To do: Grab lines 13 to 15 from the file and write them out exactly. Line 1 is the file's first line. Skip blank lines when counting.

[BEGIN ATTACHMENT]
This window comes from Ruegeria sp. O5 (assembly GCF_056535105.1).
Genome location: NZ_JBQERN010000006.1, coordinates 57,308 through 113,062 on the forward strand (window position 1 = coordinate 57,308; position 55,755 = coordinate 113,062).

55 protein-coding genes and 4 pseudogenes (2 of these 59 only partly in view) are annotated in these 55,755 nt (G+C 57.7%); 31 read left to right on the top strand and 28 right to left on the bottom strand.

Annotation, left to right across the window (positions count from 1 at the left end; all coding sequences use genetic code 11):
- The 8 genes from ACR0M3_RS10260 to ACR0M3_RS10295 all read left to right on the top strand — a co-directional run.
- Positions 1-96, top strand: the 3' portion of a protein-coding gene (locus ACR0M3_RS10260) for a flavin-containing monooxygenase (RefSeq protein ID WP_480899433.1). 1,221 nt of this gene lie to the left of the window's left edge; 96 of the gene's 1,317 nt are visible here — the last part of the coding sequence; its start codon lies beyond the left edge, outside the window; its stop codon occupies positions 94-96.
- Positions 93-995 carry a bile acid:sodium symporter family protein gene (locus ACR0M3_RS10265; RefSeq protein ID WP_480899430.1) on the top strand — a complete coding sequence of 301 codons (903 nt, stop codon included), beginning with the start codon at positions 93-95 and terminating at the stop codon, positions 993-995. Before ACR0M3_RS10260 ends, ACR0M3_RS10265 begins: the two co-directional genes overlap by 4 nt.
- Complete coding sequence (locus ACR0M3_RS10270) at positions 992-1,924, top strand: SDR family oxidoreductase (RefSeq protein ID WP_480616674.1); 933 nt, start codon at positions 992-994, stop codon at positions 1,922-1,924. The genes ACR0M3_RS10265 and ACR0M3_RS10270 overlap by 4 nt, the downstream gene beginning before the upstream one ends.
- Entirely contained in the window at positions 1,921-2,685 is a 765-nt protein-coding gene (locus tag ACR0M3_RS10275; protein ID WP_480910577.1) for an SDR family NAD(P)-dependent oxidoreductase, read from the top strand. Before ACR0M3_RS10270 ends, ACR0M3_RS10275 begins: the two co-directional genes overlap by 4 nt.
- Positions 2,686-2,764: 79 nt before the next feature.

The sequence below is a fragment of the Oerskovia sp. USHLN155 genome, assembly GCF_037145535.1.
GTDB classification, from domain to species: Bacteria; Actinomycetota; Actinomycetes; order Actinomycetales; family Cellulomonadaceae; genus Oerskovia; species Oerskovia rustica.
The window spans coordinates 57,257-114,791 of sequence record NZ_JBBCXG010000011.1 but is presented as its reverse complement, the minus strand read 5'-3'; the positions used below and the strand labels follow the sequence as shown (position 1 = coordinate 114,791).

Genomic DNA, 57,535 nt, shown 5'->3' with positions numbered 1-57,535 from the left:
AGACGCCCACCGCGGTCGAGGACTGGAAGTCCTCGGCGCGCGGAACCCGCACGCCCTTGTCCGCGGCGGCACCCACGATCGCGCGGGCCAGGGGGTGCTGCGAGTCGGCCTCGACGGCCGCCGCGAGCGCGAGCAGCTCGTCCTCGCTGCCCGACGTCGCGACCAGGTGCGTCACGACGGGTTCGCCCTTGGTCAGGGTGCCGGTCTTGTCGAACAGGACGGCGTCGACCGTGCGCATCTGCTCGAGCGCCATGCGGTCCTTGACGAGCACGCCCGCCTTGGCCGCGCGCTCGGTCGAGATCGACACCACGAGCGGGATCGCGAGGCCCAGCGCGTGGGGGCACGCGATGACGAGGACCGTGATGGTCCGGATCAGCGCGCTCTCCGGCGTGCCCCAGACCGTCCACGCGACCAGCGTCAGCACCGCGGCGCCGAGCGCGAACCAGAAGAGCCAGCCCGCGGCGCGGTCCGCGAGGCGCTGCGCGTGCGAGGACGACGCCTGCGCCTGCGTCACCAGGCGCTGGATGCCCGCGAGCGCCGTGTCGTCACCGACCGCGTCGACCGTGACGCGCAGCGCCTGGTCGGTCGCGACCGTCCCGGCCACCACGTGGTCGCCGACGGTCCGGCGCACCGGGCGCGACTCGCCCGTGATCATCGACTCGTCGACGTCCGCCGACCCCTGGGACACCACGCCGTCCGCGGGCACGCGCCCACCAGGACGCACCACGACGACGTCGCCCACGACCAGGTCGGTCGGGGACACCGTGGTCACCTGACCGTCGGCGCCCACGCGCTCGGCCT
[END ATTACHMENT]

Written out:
The window spans coordinates 57,257-114,791 of sequence record NZ_JBBCXG010000011.1 but is presented as its reverse complement, the minus strand read 5'-3'; the positions used below and the strand labels follow the sequence as shown (position 1 = coordinate 114,791).

Genomic DNA, 57,535 nt, shown 5'->3' with positions numbered 1-57,535 from the left:
AGACGCCCACCGCGGTCGAGGACTGGAAGTCCTCGGCGCGCGGAACCCGCACGCCCTTGTCCGCGGCGGCACCCACGATCGCGCGGGCCAGGGGGTGCTGCGAGTCGGCCTCGACGGCCGCCGCGAGCGCGAGCAGCTCGTCCTCGCTGCCCGACGTCGCGACCAGGTGCGTCACGACGGGTTCGCCCTTGGTCAGGGTGCCGGTCTTGTCGAACAGGACGGCGTCGACCGTGCGCATCTGCTCGAGCGCCATGCGGTCCTTGACGAGCACGCCCGCCTTGGCCGCGCGCTCGGTCGAGATCGACACCACGAGCGGGATCGCGAGGCCCAGCGCGTGGGGGCACGCGATGACGAGGACCGTGATGGTCCGGATCAGCGCGCTCTCCGGCGTGCCCCAGACCGTCCACGCGACCAGCGTCAGCACCGCGGCGCCGAGCGCGAACCAGAAGAGCCAGCCCGCGGCGCGGTCCGCGAGGCGCTGCGCGTGCGAGGACGACGCCTGCGCCTGCGTCACCAGGCGCTGGATGCCCGCGAGCGCCGTGTCGTCACCGACCGCGTCGACCGTGACGCGCAGCGCCTGGTCGGTCGCGACCGTCCCGGCCACCACGTGGTCGCCGACGGTCCGGCGCACCGGGCGCGACTCGCCCGTGATCATCGACTCGTCGACGTCCGCCGACCCCTGGGACACCACGCCGTCCGCGGGCACGCGCCCACCAGGACGCACCACGACGACGTCGCCCACGACCAGGTCGGTCGGGGACACCGTGGTCACCTGACCGTCGGCGCCCACGCGCTCGGCCT